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Re: Electrolysis




Mark12547 wrote on 10/28/2017 4:51 PM:
I'll attempt to answer some (but probably not all) of the questions.

In article <ObudnUGffuXicXfEnZ2dnUU7-TvNnZ2d@xxxxxxxxxxx>,
jbbrus@xxxxxxxxxxx says...
1. In Options-General, what does "Content process limit" actually mean?
For example, mine is set to 4 but I see as many as 7 FF processes in the
Window's task manager.

The "Content process limit" limits the number of Firefox content
processes. Roughly, you can think of a "content process" as a process
that interprets and renders a web page, essentially what renders the
content of a tab or multiple tabs.

If working on multiple tabs, a content process may delay rendering one
tab while it is busy working on another tab. So a complicated page or a
page that is JavaScript-heavy may cause delays in rendering other tabs.
(The long-term plan is to use multiple simultaneous threads to allow
multiple pages to be worked on simultaneously by the same process, but
as of today a process can work on only one page at a time.)

If using multiple content processes, if a content process is busy with
one web page / tab, it won't hold up another content process assigned to
other tab(s).

I have a web page I frequent several times a week that takes 35 seconds
in Firefox Nightly to render, and rather than hold up other tabs for
that 35 seconds, I use dom.ipc.processCount = 10 so I can use 9 other
content processes for up to 9 other tabs while one of those content
processes is busy with that one long-time-loading page. (If I have a
smaller limit on content processes than I have active tabs, some content
processes will handle two or more tabs, running the risk that I might
want to interact with a tab when that tab's process is busy rendering
that 35-seconds-to-load page.)

If a content process crashes, only the tab(s) controlled by that content
process crash, while the rest of Firefox should be able to keep on
running.

Those are content processes: rendering one or more tabs.

There are other processes Firefox uses, but are _not_ content processes.

The main/UI process. When you start Firefox, it starts the main/UI
process, which launches and coordinates the other processes, and which
also runs the user interface.

The gpu process. If using hardware acceleration, a gpu process is
launched to interact with the gpu. If the gpu process crashes, Firefox
is suppose to fall back to non-gpu code.

If using Flash, Firefox will launch a process (formerly called a
"container") to run Flash, so if Flash crashes it doesn't crash other
parts of Firefox.

More recently, Firefox has been using a process for running extensions.
This is a "sandbox" feature that further isolates extensions from the
rest of Firefox, working only with WebExtensions.

Since "Content process limit" only limits the number of content
processes (you can have fewer if you have fewer tabs open), the other
Firefox processes are handling other things (main/UI, gpu, Flash
container, extensions sandbox).

Each process can have one or more threads, but the operating system sets
permissions, resources, handles at the process level, but schedules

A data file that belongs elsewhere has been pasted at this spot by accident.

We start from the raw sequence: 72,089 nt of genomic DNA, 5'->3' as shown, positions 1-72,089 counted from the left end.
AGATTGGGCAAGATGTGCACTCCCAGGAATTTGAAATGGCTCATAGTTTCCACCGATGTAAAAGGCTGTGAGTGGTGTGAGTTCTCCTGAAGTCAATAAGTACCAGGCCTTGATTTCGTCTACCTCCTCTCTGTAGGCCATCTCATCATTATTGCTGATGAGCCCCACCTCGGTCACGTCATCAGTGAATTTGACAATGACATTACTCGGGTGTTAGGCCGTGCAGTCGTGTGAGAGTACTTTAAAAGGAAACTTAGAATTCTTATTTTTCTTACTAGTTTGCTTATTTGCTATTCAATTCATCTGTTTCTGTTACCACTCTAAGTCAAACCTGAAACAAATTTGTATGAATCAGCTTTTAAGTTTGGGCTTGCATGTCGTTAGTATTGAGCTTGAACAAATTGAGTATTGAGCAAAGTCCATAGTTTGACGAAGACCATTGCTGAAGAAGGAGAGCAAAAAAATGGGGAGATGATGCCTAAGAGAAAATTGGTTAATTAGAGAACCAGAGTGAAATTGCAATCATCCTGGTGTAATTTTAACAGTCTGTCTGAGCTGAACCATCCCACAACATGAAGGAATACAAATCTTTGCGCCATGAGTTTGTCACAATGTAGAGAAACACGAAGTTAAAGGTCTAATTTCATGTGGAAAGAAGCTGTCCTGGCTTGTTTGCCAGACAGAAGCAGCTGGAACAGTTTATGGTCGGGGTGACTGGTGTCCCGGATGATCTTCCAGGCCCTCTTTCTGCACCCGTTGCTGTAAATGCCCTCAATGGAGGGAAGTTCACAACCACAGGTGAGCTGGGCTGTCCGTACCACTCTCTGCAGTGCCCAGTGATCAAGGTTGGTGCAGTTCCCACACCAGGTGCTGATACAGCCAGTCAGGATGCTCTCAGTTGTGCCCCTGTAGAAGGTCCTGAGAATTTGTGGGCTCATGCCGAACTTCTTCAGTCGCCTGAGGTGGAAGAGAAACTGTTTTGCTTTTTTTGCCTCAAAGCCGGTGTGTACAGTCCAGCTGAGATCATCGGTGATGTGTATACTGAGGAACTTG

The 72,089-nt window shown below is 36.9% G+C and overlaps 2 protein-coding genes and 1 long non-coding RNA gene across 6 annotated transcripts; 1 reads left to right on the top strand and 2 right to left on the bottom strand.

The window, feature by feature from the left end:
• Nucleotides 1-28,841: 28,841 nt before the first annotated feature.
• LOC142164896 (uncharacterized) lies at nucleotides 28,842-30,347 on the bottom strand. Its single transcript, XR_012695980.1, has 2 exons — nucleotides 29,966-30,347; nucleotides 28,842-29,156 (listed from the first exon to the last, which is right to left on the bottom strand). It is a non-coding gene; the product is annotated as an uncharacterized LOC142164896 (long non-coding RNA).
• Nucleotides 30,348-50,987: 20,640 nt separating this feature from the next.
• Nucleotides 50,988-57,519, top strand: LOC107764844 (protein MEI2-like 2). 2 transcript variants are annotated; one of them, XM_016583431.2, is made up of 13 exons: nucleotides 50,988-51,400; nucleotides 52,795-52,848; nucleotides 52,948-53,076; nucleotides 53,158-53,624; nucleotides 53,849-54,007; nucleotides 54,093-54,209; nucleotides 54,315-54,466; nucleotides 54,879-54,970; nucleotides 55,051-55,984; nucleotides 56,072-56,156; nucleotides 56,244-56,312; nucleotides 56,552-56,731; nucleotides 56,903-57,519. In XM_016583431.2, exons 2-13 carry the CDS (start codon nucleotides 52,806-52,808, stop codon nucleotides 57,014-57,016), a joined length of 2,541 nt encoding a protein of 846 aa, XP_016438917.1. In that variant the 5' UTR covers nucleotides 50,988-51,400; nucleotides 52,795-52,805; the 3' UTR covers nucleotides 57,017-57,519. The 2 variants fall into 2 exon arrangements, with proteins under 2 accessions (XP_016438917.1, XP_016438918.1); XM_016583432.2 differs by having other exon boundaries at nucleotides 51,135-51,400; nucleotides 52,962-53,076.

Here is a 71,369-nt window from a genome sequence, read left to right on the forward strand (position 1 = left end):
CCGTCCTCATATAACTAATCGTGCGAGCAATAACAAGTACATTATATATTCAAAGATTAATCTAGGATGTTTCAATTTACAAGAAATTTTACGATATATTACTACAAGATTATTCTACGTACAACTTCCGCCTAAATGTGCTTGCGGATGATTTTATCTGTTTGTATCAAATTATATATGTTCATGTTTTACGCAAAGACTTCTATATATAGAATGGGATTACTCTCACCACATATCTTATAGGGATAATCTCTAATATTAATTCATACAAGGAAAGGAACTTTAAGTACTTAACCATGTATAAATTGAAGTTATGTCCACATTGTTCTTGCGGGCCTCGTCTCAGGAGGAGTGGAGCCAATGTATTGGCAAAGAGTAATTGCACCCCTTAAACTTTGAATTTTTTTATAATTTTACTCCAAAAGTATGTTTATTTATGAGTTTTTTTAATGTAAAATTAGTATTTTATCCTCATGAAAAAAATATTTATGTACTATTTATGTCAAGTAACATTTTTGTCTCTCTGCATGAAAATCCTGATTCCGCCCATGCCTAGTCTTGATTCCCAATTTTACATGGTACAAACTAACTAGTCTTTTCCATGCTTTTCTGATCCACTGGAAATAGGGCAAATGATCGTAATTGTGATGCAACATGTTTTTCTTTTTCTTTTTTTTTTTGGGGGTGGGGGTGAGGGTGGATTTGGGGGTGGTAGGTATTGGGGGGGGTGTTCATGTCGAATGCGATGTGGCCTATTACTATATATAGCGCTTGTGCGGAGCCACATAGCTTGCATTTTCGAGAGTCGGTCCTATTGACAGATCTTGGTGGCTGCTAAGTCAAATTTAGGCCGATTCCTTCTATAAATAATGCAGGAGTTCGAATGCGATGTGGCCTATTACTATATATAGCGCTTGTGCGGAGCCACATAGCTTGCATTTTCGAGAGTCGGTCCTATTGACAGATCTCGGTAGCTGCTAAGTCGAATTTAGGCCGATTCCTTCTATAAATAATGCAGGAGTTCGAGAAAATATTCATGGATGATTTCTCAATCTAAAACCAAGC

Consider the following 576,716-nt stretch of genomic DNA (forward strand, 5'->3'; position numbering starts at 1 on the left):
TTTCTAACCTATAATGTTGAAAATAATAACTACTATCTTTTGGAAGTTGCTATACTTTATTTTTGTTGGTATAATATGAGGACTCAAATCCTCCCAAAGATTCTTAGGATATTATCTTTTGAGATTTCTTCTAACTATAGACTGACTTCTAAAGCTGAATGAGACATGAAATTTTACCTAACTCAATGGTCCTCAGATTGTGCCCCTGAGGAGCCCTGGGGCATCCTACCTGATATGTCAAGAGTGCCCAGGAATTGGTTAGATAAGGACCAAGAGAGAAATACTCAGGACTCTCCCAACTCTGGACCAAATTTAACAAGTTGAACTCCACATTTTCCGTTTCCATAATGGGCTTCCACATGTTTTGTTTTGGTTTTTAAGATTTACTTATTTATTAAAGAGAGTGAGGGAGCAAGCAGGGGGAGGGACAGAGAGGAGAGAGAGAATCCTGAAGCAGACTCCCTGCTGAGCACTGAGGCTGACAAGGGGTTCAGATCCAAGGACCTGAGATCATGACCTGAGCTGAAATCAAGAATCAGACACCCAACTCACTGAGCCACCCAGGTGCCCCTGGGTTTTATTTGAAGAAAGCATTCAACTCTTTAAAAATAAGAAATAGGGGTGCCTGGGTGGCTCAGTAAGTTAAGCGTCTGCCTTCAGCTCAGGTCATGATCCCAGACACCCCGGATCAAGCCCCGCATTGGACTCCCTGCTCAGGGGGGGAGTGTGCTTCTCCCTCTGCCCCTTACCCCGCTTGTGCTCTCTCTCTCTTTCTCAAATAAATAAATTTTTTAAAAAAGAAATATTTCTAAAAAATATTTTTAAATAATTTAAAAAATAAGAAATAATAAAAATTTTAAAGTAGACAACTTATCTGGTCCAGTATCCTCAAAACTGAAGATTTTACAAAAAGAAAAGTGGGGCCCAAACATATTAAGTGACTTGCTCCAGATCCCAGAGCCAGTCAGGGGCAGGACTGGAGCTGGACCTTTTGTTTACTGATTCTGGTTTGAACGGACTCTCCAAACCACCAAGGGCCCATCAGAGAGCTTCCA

execution of instructions at the thread level. Theoretically, a process
can have multiple threads ready to run and the operating system would
schedule those threads in available cores of the CPU. However, because
of the way the Gecko engine was originally written, much of the content
process has to run as if there were only one core (the rewrite in Rust
should eventually remove this restriction), so to render multiple pages
at the same time one can use multiple content processes, each content
process using a slice of a different core at the same time, the net
effect is that multiple content processes can use multiple cores to
simultaneously render multiple web pages. But if there are more threads
ready to use the CPU than there are cores, the operating system will
first run those threads with a higher priority and, when there are more
threads ready to run at the same priority than there are available
cores, will time-slice between them. (The exact details may vary between
operating systems.) In addition to rendering, the main/UI process will
also use CPU cycles to display the status of the tab (the "throbber" for
loading a page, for example), and give you tab-level control (closing a
tab, opening a new tab, running an internal page like
about:performance).

I know only a little bit about the Intel hyper-threading models and I
doubt that I could provide anything meaningful there, except to state
what the CPU documentation means by hyper-threading doesn't mean the
same thing as a thread when speaking of a process; to the program the
hyper-threading (when enabled) just looks like more cores.

Thanks for the information. In Intel land most modern CPU cores actually implement two instruction executing sub-cores that share memory management and clock (as I understand it). These sub cores are the hyper-thread execution sites. The ACPI specification provides a hardware description and driver (programming) language that most compliant OS can interpret at run time. Descriptors are provided to specify "closeness" of CPU's. So the sub-cores of one core are closer than sub-cores of different cores. The OS can use this information, in theory, to assign processes that share a lot of references to closer CPU's. In this sentence, CPU means sub core.
--
Jeff Barnett

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